By Sakeena Rajpal, GLOBUS Communications and Events Officer
As the air turns crisper and colder, and the festive season draws closer and closer, I suddenly remembered how important roast vegetables are to a perfect Christmas dinner, shining like jewels as they arrive crispy and tender out of the oven on Christmas day. This is not forgetting how important vegetables are in a perfect Sunday roast, or even in a hearty vegetable soup after a long, tiring, cold day of work…
As I continued to reminisce about food, this led me back to remember the ‘Quarantine Field’ at the Warwick Crop Centre– a unique facility in the UK that plays a significant role in sustainable crop disease management . The research at this facility led by Professor John Clarkson focuses on combatting soil-borne disease caused by pathogens. This restricted access area is a ground for trialling new crop protection products and assessing new crop varieties for disease resistance, through diagnostics and biological control.
So why are these pathogens so dangerous? These pathogens (mainly fungal) can reside in soil for years, and even up to decades making soil borne diseases difficult to control. Some of the key soil-borne diseases that are being focused on are :
- Fusarium wilt (caused by the fungal pathogen Fusarium oxysporum), which is commonly found in onion, peas and cabbage. What makes this fungal pathogen difficult to treat is that they have evolved to uniquely infect a variety of plants. Additionally, through staying in plant debris they manage to infect plants even when changing crop cycles. The roots of these vegetables can be infected with Fusarium oxysporum, interfering with their vascular system, decreasing water and nutrient uptake. The main signs of infection include wilting as well as ‘faded, yellow, foilage’. Despite it being able to be treated with soil fungicides, many Fusarium oxysporum forms are able to develop resistance. Research within this area includes genome sequencing to identify and locate genes linked to host specificity of F.oxysporum.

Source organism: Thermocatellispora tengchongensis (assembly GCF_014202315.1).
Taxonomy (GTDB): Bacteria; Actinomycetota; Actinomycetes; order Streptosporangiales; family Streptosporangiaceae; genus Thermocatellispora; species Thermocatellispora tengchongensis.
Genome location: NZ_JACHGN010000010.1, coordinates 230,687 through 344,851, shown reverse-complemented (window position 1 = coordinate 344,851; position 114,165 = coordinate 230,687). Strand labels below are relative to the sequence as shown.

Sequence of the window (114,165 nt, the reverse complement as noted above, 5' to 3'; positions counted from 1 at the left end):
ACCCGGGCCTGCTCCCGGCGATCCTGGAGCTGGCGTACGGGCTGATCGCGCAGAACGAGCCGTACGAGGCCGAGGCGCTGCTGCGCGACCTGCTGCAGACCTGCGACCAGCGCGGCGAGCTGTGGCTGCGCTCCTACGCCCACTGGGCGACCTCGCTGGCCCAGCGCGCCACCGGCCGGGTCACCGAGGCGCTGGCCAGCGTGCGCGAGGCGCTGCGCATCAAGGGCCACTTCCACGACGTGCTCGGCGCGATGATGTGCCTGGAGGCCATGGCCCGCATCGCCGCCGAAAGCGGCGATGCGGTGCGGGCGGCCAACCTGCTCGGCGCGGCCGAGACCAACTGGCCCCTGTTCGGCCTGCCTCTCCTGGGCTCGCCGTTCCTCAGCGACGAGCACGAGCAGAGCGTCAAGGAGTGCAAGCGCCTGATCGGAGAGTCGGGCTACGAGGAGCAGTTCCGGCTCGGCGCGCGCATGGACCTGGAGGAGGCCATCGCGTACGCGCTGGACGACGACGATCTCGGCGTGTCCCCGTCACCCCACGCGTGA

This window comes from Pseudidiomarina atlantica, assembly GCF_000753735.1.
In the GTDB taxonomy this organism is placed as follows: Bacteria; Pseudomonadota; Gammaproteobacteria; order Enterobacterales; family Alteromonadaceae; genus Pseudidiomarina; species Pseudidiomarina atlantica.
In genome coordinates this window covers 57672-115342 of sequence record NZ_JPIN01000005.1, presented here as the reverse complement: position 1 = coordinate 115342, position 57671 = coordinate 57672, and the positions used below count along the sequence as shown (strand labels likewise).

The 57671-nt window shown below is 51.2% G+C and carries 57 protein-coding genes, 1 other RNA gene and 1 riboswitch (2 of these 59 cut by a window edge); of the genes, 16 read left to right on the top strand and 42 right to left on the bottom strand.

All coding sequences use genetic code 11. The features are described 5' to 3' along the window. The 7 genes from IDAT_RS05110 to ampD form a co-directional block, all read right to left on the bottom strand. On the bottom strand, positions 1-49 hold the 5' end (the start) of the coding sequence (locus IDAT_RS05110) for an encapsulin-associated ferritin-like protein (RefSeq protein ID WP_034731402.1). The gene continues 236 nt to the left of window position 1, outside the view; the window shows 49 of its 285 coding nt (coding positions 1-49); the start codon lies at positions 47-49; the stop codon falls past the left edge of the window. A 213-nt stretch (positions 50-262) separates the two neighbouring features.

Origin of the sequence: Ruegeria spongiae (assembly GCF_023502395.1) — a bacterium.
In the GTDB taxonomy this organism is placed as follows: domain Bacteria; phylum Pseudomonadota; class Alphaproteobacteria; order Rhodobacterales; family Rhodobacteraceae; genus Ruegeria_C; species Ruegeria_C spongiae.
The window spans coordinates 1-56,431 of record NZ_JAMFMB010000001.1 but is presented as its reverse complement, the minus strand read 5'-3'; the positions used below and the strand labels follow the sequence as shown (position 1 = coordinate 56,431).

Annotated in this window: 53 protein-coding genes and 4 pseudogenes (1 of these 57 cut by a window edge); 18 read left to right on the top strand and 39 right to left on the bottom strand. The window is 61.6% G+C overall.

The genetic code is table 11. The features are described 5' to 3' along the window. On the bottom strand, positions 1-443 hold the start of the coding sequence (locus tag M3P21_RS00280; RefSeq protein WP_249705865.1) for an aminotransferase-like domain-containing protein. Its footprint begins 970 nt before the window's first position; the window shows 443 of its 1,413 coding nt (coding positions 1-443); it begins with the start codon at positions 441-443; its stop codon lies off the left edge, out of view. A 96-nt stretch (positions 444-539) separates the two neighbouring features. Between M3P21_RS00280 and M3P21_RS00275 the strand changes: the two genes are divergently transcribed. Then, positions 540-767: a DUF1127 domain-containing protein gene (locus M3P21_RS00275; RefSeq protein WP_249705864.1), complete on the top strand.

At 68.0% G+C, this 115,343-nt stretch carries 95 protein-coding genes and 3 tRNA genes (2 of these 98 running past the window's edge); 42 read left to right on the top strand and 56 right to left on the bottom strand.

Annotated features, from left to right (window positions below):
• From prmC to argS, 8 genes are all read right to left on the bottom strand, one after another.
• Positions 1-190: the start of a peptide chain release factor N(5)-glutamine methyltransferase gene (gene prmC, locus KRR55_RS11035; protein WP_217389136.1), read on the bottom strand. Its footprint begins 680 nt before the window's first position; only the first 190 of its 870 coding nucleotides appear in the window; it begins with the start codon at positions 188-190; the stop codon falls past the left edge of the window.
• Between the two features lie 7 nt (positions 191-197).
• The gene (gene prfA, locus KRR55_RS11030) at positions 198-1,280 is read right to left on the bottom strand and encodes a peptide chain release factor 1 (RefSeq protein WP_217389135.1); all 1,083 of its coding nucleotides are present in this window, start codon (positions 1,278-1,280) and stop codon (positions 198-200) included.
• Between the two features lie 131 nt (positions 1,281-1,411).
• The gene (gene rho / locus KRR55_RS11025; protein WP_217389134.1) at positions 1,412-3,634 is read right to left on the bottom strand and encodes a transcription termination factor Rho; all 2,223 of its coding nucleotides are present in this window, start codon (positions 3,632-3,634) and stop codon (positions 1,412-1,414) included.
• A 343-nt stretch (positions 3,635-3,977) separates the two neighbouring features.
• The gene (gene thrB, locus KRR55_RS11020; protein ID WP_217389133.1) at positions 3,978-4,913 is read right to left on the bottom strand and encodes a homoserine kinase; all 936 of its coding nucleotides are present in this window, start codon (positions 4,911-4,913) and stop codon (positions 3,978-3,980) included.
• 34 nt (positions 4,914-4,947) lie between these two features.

- Sclerotinia disease (which can be caused bySclerotinia sclerotiorum) . This disease can occur on carrot, lettuce, peas, beans and potatoes- and even wild flowers. This fungal pathogen also survives in soil, and can germinate to produce structures which release ascospores (sexual reproductive structures) of fungi into the air, infecting plants. Infection of Sclerotinia leads to rotting and death of the plant, and white mould on the surface of plant tissue is a common sign. Further research is being conducted into the biology of this fungal pathogen as well as into the environmental conditions that affect the lifecycle of S.sclerotiorum to develop ‘disease forecasting strategies’. Resistance of S.sclerotiorum in lettuce and other vegetables also needs to be identified. Finally there is research into disease control using biofumigation– a method that involved applying a chemical (called glucosinolates) produced by plants, that when broken down supresses pests and microorganisms.
- Cavity spot of carrot (caused by the soilborne plant pathogen Pythium violae, an oomycete). Oomycetes are a class of microorganisms that pose as a large threat to food security worldwide. Signs of infection in P.violae include ‘small, pale and sunken’ spots appearing in what looks like an ‘intact outer skin’. As these spots expand and further infection occurs, the outer skin ruptures, causing open cavities. Whilst cavity spot of carrot can be controlled by the application of fungicides and potentially by long crop rotation between carrot crops, new approaches to control are needed. Like the other pathogens mentioned above, further research will be conducted in the molecular characterisation of P.violae as well as its interaction with other microorganisms and environmental factors. Additionally, biofumigation for the control of cavity spot is also being researched.
Overall, the ‘Quarantine Field’ (which is funded by the government and research councils such as the UKRI and the Agriculture and Horticulture Development Board) enables researchers such as John Clarkson and his team to collaborate with plant breeders and agronomists to sustainably improve our food systems. Through trialling crop varieties for commercial companies, successful yields of our all-important veggies are ensured, as well as the upkeep of UK farm’s livelihoods.
Header image by Norbert via Pixabay